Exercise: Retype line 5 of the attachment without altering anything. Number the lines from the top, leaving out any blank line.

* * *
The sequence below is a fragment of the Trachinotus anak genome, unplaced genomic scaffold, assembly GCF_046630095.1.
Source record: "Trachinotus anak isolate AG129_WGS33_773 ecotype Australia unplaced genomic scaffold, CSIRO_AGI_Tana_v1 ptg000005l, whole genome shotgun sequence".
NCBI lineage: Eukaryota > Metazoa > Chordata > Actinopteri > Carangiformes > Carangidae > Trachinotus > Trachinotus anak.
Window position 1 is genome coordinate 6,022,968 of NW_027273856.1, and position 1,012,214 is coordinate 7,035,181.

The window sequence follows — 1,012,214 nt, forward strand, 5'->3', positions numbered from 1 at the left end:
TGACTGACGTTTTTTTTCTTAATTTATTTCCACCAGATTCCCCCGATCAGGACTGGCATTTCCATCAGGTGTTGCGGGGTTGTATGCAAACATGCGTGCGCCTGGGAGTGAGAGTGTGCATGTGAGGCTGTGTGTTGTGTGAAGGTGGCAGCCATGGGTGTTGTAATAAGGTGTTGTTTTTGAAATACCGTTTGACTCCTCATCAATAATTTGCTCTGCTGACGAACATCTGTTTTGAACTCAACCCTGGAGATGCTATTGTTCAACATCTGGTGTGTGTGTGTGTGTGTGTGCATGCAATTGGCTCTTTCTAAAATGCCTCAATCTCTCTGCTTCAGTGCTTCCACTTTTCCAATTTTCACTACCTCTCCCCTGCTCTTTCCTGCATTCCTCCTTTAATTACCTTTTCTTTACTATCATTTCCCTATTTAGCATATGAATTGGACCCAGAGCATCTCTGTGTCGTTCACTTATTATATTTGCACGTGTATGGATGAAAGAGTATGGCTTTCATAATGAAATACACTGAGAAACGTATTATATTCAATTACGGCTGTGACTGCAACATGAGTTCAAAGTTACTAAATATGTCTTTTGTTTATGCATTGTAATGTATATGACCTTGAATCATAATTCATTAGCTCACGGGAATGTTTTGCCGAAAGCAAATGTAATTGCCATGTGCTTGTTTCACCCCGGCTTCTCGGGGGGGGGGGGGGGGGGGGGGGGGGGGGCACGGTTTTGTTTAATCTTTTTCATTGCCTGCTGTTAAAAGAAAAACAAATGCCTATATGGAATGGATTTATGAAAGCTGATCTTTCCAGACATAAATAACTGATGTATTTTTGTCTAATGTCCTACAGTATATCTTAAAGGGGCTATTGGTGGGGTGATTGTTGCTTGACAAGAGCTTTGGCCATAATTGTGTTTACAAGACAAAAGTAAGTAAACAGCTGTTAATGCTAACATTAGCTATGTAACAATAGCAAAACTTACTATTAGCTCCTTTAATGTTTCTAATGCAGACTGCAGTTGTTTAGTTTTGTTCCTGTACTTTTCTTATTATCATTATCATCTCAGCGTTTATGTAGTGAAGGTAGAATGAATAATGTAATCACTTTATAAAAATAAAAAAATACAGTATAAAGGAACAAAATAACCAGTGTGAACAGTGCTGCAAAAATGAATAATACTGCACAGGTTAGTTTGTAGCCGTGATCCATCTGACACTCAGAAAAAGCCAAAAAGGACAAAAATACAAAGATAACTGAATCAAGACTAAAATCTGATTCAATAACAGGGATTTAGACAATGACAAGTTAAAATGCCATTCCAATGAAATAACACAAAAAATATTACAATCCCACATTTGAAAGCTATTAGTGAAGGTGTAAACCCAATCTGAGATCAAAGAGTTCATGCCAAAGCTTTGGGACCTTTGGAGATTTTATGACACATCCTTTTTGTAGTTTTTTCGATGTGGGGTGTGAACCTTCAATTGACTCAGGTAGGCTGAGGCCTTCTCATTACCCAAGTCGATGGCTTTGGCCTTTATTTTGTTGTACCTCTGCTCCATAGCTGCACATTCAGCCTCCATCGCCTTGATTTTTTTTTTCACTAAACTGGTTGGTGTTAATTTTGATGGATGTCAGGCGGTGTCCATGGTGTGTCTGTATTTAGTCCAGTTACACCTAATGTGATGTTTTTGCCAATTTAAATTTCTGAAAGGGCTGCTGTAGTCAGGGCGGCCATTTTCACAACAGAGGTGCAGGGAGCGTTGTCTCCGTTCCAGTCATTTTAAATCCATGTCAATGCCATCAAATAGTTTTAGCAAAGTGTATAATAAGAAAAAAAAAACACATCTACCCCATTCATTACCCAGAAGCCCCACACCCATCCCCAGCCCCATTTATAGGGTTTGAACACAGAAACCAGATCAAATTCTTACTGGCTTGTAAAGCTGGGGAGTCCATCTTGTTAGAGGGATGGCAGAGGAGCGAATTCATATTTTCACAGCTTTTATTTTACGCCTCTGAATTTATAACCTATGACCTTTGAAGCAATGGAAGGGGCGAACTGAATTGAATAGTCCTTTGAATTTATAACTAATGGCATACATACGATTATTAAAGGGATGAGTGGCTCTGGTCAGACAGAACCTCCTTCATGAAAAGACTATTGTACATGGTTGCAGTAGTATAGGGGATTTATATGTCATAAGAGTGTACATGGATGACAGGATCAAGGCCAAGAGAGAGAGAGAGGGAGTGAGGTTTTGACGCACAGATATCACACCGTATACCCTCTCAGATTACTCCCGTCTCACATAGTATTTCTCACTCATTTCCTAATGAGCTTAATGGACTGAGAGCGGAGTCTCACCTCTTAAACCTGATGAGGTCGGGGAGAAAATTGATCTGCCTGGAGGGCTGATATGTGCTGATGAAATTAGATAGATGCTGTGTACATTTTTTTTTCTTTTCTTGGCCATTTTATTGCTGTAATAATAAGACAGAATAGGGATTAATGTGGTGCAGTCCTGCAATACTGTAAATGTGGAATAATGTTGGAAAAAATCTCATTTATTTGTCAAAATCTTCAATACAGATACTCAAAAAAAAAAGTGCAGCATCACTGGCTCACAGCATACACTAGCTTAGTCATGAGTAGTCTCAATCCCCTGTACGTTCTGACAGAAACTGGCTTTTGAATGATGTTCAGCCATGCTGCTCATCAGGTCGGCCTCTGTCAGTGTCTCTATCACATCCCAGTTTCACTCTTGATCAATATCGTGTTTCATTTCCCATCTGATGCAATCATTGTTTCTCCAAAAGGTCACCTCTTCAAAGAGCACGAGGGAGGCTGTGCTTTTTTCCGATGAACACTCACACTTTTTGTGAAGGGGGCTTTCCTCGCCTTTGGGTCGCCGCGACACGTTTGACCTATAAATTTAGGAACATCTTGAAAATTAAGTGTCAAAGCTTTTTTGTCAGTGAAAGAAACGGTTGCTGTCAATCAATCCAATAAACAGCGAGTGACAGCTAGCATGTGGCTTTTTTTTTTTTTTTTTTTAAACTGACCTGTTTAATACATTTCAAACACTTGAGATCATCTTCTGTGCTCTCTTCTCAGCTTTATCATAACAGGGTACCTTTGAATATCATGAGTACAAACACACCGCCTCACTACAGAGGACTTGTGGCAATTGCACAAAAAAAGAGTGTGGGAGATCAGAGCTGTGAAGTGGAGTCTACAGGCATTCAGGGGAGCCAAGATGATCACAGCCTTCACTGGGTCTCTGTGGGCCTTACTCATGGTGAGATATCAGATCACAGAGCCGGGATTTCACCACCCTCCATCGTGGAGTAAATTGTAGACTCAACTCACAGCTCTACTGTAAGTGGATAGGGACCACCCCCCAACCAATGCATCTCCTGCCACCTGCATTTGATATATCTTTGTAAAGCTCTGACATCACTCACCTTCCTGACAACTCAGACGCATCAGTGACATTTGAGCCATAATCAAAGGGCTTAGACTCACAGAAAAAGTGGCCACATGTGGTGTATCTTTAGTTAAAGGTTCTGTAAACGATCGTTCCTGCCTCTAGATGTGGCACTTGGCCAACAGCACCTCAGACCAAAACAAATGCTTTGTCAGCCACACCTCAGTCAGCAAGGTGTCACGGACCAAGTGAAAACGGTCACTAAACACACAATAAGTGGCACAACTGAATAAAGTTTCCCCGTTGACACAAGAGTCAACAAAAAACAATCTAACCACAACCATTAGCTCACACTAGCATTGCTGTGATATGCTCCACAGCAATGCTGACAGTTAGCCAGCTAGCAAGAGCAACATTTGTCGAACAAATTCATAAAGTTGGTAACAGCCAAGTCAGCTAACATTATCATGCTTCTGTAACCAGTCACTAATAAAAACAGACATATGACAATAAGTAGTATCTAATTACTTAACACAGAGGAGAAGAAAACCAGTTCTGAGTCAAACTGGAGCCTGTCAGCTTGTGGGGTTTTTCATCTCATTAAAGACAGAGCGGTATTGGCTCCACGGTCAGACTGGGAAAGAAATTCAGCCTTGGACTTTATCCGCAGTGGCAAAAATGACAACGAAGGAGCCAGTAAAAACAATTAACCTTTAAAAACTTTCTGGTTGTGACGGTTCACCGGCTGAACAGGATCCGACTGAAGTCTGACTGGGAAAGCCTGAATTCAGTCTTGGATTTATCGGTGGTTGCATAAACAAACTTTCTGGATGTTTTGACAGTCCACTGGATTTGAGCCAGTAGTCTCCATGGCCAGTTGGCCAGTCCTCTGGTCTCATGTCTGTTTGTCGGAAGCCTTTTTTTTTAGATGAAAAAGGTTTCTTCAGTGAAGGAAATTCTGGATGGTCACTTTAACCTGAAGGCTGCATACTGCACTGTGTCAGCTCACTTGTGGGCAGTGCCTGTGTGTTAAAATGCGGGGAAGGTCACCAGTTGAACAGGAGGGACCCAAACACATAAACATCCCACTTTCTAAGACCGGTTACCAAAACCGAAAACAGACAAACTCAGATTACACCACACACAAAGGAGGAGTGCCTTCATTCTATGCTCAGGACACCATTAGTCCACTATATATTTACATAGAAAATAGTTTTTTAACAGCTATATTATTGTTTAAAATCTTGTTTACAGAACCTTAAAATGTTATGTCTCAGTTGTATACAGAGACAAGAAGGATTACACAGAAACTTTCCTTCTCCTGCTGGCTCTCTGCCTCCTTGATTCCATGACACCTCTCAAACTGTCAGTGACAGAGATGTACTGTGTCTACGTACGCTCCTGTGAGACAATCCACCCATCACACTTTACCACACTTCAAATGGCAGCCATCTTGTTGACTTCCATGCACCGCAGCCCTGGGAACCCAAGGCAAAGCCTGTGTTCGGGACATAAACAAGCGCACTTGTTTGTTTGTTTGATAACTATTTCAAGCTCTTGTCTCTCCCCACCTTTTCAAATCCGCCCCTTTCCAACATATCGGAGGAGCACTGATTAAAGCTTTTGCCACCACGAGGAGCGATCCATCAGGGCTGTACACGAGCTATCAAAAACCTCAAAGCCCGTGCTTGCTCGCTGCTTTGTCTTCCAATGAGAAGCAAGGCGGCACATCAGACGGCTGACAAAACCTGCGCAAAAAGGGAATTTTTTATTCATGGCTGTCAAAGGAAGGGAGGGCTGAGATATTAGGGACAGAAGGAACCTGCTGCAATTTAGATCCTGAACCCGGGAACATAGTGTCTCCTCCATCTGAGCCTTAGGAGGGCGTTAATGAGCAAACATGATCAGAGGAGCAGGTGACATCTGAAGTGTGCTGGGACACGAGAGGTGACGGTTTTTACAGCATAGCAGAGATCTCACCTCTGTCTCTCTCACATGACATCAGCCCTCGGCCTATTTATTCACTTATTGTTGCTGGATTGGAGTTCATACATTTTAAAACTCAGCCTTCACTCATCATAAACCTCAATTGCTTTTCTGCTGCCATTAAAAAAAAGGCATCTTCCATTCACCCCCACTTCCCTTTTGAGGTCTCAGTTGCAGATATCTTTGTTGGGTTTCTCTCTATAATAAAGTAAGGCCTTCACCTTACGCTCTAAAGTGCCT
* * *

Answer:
The window sequence follows — 1,012,214 nt, forward strand, 5'->3', positions numbered from 1 at the left end: